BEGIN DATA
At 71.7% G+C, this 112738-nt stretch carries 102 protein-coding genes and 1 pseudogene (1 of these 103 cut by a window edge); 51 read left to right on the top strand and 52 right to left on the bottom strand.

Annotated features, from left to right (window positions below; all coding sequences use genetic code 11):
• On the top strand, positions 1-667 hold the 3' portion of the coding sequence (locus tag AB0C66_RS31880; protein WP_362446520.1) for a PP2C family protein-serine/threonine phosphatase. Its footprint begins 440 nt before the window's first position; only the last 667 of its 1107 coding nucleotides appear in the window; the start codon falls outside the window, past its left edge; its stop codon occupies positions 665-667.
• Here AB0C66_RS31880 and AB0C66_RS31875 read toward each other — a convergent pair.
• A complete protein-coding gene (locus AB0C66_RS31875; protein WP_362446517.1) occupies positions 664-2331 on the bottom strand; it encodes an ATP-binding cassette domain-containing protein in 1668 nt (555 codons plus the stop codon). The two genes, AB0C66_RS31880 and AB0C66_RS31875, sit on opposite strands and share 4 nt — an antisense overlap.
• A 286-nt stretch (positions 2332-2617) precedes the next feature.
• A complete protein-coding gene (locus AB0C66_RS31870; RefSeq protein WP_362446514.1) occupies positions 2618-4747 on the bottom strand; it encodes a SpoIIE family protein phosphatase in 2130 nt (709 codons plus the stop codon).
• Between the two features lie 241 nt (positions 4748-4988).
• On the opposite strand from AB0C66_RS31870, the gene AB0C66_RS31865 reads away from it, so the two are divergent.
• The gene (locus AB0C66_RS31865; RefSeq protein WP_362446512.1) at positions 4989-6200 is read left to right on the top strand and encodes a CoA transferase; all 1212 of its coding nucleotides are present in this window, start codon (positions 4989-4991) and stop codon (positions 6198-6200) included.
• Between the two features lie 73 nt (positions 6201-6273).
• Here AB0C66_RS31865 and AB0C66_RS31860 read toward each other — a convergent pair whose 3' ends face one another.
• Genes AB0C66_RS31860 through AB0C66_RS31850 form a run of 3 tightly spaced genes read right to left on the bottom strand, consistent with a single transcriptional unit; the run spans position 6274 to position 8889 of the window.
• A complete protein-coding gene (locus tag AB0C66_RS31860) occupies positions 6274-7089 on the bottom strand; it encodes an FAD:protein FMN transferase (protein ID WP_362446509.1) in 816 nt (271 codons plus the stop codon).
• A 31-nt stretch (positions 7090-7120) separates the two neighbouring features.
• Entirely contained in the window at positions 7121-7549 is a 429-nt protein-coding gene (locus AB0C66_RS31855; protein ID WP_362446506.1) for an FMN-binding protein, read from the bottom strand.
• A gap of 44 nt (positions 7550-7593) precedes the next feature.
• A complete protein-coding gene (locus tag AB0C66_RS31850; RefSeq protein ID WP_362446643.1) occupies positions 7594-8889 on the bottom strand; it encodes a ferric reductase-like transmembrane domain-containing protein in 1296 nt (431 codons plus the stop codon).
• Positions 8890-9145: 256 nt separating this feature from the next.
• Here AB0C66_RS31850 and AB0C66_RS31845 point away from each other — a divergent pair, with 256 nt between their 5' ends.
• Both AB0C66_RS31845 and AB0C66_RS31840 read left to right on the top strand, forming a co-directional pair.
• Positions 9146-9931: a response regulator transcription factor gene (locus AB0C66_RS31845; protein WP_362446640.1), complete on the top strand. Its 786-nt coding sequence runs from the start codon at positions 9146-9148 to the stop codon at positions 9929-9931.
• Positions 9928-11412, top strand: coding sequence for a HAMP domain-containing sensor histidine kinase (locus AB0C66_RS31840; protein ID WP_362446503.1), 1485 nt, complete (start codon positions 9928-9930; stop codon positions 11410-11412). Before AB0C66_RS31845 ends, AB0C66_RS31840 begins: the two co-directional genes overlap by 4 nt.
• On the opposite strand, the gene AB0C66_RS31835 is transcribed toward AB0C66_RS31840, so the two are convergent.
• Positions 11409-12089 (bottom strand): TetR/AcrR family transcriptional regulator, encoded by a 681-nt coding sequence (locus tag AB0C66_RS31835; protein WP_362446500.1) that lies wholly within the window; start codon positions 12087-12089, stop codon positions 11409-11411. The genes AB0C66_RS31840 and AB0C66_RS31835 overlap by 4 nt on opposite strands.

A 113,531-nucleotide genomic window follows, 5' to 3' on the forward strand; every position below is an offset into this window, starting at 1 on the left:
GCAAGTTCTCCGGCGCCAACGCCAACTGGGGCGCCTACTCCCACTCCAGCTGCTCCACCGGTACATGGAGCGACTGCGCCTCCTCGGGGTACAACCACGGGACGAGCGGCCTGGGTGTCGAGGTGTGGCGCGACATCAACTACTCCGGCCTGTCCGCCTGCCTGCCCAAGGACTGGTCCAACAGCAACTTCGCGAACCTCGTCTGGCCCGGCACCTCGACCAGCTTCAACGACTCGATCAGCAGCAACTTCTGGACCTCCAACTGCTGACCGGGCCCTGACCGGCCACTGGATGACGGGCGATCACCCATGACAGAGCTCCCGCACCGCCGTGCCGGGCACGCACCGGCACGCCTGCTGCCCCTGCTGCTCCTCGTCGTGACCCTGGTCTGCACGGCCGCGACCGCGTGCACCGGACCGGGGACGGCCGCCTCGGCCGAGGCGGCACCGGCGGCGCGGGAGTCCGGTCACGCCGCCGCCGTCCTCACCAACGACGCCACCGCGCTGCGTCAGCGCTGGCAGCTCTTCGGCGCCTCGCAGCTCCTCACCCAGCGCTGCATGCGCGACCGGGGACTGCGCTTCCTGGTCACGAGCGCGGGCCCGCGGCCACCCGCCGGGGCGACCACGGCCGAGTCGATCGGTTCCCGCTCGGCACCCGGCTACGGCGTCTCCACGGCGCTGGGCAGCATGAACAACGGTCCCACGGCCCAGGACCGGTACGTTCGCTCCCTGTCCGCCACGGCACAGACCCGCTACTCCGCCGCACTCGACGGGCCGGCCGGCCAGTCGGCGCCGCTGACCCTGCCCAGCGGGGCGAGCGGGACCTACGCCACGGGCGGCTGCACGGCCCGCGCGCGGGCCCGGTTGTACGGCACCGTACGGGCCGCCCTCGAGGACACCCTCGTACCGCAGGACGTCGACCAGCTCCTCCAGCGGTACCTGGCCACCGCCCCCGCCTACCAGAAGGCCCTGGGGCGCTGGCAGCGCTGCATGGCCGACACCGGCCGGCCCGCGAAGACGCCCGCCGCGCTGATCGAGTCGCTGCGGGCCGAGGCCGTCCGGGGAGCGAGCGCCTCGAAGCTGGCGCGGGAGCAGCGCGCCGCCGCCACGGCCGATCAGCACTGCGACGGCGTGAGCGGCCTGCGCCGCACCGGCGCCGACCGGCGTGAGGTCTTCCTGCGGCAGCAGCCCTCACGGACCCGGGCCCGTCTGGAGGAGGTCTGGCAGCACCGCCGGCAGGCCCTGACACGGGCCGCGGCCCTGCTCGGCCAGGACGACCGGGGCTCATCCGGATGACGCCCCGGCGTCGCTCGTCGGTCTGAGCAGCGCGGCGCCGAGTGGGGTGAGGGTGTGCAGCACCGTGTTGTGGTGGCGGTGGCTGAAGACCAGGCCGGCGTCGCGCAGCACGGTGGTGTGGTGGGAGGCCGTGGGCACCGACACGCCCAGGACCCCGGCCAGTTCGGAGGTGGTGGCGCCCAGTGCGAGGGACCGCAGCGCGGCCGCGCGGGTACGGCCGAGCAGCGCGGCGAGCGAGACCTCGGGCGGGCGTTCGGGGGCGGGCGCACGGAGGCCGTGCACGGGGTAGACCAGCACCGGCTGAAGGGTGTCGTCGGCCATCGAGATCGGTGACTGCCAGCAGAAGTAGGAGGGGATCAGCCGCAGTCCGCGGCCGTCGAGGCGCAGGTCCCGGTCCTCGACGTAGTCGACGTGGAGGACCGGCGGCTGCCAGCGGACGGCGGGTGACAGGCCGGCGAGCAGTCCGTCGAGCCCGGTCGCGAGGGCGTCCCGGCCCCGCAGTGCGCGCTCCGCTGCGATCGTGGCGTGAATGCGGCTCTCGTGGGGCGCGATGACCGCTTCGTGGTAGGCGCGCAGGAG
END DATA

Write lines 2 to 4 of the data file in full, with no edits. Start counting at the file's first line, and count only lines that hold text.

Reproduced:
Annotated features, from left to right (window positions below; all coding sequences use genetic code 11):
• On the top strand, positions 1-667 hold the 3' portion of the coding sequence (locus tag AB0C66_RS31880; protein WP_362446520.1) for a PP2C family protein-serine/threonine phosphatase. Its footprint begins 440 nt before the window's first position; only the last 667 of its 1107 coding nucleotides appear in the window; the start codon falls outside the window, past its left edge; its stop codon occupies positions 665-667.
• Here AB0C66_RS31880 and AB0C66_RS31875 read toward each other — a convergent pair.